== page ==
Acquiring, curating, and reusing data to deliver lifesaving therapies

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Pharmaceutical and biotechnology companies focus on producing drugs and other products that help people live healthier lives, recover from injuries, and fight illnesses. These critical, life-enhancing advances are achieved through a combination of practical evidence, engaged patients and physicians, and standardized reusable data.

Bringing therapies to market relies heavily on clinical trials. But challenges with sharing data from electronic health records (EHRs), specialty pharmaceutical companies, and clinical research organizations can create longer timelines for drug delivery. In an ideal setting, clinical trials should combine material evidence and EHR data, as well as information from patient wearables to gain analytics that ensure strong drug performance in therapeutic areas and vaccines.

Improving medical treatments requires advanced research that relies on studies that are reliable, easily accessible to participants, and open to wide range of people. It would seem that the public agrees with this sentiment—at least in the US—where “roughly 4 in 5 adults said it’s important that clinical trials are easy for participants to get to and that they’re diverse,” according to a poll by Morning Consult.1 In addition, more than half the participants in the poll stated they “would consider joining a virtual trial.”

The status quo is not the answer

Many clinical trial approaches today are manual, slow, and costly. Pharmaceutical and biotechnology companies design their own forms-based tools for data gathering. The individuals responsible for developing the tools need to recruit clinicians to help them identify patients, while pharmaceutical and biotechnology companies attempt to stem attrition rates for both patients and clinicians. Unfortunately, for many of these tools, developers wind up dealing with a lack of interoperability, an inefficient forms processing system, and mountains of data on paper. Trials need data that’s formatted and computable so that clinicians can quickly extract meaning from it.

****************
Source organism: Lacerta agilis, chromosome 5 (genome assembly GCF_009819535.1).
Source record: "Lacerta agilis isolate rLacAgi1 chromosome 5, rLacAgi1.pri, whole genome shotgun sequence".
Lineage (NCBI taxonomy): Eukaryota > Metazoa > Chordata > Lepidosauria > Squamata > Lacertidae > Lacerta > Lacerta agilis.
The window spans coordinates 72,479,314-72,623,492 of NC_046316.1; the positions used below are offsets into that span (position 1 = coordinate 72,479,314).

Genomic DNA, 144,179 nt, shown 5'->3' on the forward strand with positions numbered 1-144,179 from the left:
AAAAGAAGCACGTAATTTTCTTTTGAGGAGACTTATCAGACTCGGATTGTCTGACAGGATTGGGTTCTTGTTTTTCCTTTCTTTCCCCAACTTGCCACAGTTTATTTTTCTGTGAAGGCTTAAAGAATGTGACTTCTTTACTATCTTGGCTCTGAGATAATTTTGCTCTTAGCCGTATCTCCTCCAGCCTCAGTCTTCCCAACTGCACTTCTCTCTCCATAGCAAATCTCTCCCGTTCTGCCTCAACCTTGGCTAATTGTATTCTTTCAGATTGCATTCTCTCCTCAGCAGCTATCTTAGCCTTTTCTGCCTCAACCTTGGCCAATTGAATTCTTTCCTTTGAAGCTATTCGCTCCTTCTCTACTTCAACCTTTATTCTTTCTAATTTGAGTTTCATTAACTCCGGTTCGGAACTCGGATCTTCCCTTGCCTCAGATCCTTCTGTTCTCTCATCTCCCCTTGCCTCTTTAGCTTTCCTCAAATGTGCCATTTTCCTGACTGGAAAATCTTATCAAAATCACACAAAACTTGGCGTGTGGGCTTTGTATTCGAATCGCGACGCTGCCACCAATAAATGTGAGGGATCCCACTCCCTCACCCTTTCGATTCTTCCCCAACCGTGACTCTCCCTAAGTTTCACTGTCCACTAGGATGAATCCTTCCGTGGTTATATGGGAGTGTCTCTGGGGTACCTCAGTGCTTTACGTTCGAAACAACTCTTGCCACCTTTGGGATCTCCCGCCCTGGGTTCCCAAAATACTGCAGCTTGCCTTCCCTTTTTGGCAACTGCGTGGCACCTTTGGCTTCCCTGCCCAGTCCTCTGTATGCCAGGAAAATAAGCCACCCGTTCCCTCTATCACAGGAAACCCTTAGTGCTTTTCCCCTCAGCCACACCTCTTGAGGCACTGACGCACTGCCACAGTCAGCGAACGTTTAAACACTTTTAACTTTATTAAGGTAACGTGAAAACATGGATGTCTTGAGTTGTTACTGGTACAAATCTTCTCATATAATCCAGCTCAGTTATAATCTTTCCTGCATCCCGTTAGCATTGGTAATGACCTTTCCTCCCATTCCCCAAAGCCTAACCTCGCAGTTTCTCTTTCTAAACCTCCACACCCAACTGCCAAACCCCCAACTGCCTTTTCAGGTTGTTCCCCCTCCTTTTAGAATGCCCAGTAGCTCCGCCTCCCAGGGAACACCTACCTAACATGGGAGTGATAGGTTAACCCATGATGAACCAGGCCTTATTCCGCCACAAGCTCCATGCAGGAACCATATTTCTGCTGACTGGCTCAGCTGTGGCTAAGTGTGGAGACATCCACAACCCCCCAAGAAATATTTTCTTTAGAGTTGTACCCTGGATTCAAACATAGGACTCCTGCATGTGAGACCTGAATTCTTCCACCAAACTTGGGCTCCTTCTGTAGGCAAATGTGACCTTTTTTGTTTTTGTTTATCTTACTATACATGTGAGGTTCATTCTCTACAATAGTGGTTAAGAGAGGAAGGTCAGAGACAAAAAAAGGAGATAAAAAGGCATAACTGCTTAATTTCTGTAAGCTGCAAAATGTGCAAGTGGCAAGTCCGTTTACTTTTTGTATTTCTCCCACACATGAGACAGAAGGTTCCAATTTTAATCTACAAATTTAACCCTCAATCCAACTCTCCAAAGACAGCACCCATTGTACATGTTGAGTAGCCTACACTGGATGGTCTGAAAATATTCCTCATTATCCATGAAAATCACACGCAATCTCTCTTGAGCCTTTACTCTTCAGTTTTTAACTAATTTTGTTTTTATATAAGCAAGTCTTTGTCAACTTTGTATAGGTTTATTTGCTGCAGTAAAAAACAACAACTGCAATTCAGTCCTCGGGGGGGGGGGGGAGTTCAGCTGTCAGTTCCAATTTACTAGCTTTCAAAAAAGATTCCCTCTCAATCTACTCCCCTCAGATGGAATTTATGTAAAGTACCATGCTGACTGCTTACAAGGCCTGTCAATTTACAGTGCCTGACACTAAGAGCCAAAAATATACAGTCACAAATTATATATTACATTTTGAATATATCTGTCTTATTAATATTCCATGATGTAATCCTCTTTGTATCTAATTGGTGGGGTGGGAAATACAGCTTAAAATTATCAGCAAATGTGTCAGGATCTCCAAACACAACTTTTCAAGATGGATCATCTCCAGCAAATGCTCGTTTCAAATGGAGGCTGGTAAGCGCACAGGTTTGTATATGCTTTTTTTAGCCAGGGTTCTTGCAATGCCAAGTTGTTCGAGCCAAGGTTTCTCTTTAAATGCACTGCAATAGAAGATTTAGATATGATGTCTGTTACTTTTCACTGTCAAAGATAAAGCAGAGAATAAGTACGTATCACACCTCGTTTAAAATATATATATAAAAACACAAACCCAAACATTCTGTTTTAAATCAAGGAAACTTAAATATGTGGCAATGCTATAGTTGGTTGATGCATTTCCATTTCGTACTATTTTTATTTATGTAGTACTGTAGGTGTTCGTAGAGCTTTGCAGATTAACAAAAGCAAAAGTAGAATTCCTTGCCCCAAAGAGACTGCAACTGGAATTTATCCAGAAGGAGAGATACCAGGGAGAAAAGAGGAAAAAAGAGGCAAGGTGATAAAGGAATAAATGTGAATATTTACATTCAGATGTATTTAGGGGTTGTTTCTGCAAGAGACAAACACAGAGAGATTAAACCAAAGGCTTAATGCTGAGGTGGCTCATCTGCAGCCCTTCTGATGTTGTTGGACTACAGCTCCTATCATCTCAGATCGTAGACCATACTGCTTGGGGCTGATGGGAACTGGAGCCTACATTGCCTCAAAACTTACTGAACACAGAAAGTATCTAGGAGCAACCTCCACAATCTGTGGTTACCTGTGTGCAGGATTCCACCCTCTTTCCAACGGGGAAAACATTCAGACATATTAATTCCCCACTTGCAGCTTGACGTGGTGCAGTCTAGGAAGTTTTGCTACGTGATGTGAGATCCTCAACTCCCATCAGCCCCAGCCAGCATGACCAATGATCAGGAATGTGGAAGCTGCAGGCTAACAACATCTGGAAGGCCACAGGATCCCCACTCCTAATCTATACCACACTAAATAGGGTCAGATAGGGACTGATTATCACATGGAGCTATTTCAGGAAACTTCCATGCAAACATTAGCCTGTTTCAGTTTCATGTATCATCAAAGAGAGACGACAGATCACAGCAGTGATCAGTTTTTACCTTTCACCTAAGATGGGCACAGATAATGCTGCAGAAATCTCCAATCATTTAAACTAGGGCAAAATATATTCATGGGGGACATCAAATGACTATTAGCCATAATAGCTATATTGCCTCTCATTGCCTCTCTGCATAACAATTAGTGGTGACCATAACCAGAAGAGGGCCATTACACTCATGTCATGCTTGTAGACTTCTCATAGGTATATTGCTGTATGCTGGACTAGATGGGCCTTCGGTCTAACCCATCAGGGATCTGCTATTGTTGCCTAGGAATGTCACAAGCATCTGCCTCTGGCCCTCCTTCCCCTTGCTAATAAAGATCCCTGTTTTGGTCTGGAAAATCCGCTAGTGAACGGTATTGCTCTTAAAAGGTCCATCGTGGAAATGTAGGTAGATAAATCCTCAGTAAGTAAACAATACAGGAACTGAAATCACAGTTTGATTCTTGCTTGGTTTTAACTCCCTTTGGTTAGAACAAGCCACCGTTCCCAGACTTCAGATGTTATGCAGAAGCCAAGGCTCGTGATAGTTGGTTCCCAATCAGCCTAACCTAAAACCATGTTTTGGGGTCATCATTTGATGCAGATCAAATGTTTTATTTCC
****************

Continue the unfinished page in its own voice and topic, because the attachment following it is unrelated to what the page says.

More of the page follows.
The pharmaceutical industry relies heavily on spreadsheets and manual transcription of data to manage all the information from clinical trials. Complex storage of paperwork, difficulties in searching data, and inefficiencies with moving through all the various steps toward therapy approval, hamper overall effectiveness and efficiency. And the more companies rely on manual processes, the higher the probability of error.

Greater accuracy and efficiency would be achieved if pharmaceutical and biotechnology companies could acquire, curate, and reuse virtually any type of healthcare data at scale. To accomplish this, companies should work with a technology partner that has market-leading expertise in Fast Healthcare Interoperability Resources® (FHIR®) API management—since the FHIR standard can be used to tap into and use legacy data and convert it to a usable format. The guidance from such a partnership could help shift organizations to the cloud and help them move fast, preserve capital, and offload management of information technology (IT) systems that are readily available and secure.